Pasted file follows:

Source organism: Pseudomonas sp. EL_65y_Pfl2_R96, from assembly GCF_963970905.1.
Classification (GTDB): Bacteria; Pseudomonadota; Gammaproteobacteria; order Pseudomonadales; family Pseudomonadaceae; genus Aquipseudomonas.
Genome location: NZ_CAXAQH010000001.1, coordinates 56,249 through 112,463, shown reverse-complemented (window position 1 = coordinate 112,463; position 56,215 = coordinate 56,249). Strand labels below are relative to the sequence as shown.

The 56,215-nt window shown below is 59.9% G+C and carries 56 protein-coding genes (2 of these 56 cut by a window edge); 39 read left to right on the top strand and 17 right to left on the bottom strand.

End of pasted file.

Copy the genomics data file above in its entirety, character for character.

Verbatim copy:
Source organism: Pseudomonas sp. EL_65y_Pfl2_R96, from assembly GCF_963970905.1.
Classification (GTDB): Bacteria; Pseudomonadota; Gammaproteobacteria; order Pseudomonadales; family Pseudomonadaceae; genus Aquipseudomonas.
Genome location: NZ_CAXAQH010000001.1, coordinates 56,249 through 112,463, shown reverse-complemented (window position 1 = coordinate 112,463; position 56,215 = coordinate 56,249). Strand labels below are relative to the sequence as shown.

The 56,215-nt window shown below is 59.9% G+C and carries 56 protein-coding genes (2 of these 56 cut by a window edge); 39 read left to right on the top strand and 17 right to left on the bottom strand.